In my own life, I have experienced this truth.  You might remember that it was the death of a loved one that started my journey to ministry.  I was so angry when God called me into ministry.  So upset to give up myself, to die to my former way of life, that I went through the early process kicking and screaming.  But I have been so richly blessed in ministry.  The death of my beloved Grandmother and my own personal death to the life I thought I would have, led me to this moment, and my life along this path is one of deep meaning and beauty.  Similarly, we experienced a loss as we left Washington State, where family and friends lived, and headed into the great unknown of Missouri.  It was a frightening faith filled jump, and we have been so richly blessed.  I would never have guessed that we would love it here so very much.  This has become the place that I belong.
          You all too, can think of stories like this.  How the loss of a job pushed us in a new direction we never even imagined.  How a painful divorce led to new personal growth and self-understanding.  How a diagnosis of illness, opened our eyes to a new way of seeing the world with peace and thanksgiving.  How the death of a loved one, opened our hearts to consider death and life in new ways.  How even a strange and scary political time, can be the birth of a renewed spirit and zeal for the causes of justice within our midst.
          Don’t misunderstand me here.  I am not saying that all of these things are blessings, or God-ordained plans for our lives.  Death, illness, divorce, job loss are all totally painful and not necessarily part of a loving God’s plan for our lives.  What I am trying to say, is that all of these moments of transition are opportunities for new birth.  I am trying to say that God is in the transition.  I am trying to say that new life can come from death, and that God is in that place with us.  In our end is our opportunity for a beginning, and if we read the scriptures we can see that it is always that way with God’s people.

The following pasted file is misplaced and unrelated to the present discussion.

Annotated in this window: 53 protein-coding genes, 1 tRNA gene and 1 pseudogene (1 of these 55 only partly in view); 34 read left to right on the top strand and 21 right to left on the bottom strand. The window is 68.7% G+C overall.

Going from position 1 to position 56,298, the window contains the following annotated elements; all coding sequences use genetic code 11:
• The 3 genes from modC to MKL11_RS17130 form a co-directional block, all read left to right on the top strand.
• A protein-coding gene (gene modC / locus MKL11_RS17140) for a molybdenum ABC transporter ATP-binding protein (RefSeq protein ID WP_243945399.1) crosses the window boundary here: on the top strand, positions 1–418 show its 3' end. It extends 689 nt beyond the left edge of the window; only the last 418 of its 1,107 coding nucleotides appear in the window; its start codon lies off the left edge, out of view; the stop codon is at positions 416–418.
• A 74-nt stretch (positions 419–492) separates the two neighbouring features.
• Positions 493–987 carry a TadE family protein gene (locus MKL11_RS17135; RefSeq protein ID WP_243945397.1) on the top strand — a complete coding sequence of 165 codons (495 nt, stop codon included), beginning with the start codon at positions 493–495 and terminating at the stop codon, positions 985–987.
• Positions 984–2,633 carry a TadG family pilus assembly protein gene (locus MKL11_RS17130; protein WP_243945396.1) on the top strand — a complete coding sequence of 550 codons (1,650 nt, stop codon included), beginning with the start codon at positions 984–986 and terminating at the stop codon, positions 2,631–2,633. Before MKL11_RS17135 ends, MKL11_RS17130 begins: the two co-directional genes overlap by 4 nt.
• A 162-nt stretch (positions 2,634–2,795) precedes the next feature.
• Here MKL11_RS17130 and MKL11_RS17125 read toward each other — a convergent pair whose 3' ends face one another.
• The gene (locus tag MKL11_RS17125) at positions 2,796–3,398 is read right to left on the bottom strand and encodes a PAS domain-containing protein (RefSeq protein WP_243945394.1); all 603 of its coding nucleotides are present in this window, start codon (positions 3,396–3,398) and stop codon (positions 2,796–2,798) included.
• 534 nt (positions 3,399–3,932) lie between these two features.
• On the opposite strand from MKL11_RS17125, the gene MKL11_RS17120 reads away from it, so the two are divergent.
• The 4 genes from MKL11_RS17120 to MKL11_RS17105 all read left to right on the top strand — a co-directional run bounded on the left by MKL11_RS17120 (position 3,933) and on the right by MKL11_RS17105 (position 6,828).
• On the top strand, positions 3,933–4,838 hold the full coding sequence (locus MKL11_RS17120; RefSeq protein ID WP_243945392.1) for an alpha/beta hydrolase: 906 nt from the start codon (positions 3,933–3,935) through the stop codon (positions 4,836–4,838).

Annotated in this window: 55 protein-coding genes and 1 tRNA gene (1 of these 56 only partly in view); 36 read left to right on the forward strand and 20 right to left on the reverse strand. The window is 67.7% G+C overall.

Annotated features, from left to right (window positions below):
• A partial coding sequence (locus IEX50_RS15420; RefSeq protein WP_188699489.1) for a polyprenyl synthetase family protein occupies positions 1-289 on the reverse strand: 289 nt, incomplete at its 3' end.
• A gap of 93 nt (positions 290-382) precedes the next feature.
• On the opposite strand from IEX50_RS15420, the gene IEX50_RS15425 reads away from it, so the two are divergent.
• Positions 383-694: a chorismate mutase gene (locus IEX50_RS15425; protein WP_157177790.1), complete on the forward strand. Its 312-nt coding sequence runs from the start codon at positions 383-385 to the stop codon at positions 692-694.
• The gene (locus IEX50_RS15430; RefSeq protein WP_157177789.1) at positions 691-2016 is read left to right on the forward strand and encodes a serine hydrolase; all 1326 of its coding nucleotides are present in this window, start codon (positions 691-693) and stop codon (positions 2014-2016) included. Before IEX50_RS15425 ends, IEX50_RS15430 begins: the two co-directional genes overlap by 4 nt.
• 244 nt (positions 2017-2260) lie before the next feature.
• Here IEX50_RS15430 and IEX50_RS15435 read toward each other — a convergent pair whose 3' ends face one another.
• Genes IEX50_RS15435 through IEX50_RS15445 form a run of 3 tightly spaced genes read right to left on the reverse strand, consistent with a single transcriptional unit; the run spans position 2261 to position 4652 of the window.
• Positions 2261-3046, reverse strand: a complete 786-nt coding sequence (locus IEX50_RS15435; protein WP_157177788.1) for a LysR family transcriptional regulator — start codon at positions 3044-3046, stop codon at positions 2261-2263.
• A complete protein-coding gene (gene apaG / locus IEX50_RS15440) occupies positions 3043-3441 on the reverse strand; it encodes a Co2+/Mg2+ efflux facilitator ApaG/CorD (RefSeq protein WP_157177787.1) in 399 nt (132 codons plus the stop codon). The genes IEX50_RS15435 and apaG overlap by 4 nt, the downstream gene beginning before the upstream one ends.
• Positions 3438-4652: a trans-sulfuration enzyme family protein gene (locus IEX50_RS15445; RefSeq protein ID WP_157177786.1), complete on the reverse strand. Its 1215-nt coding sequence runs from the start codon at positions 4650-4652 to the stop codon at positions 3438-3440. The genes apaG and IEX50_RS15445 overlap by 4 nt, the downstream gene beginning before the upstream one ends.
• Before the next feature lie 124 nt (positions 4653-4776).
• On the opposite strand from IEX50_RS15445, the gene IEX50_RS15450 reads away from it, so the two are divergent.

Look again at that hymn #250.  Natalie Sleeth, the composer, wrote this hymn at a time when she was "pondering the ideas of life, death, spring and winter, Good Friday and Easter, and the whole reawakening of the world that happens every spring." Inspired by a T.S. Eliot line, the germ of the hymn grew from the idea "in our end is our beginning," the phase that begins the third stanza of the hymn.  Natalie was married to a Methodist minister, and he was diagnosed with cancer shortly after the hymn was composed.  The hymn was sung at his funeral and of course at many others since.  (By the way, if you know me when I die, please make sure someone puts this hymn in my funeral service.)
          Natalie has written something brilliant here as it beautifully explores the end and beginning cycle that we see in nature, faith, and even in our own death. 
In the bulb there is a flower; in the seed, an apple tree;
in cocoons a hidden promise; butterflies will soon be free!
In the cold and snow of winter there’s a spring that waits to be,
unrevealed until its season, something God alone can see.
There’s a song in every silence, seeking word and melody;
there’s a dawn in every darkness, bringing hope to you and me.
From the past will come the future; what it holds, a mystery,
unrevealed until its season, something God alone can see.
In our end is our beginning; in our time, infinity;
in our doubt there is believing; in our life, eternity.
In our death, a resurrection; at the last, a victory,
unrevealed until its season, something God alone can see.
          I love that she lists all these moments of promise, but allows that we will not necessarily notice or recognize that promise.  That it is God alone who sees the big picture.
          On the road to Emmaus that Easter day, I imagine that Jesus explained all this to his friends as they walked along.  While they were in a place of death and disappointment, he explained to them that they were actually on the cusp of new birth and new life.  Throughout the scriptures, God has always operated in this way; bringing untold hope and blessings out of our tales of suffering and misery. 
          I hope this morning that you can see this too.  I hope that you can look back in your life and notice those places where it was darkest just before the dawn.  And I hope that if you are in a place of darkness right now, that you can find comfort in the knowledge that God enters that darkness with you, and that there will be some form of new life on the other side.
          In our end is our beginning.  That is the hopeful message of Easter that we continue to celebrate this day.  Thanks be to God.  Amen.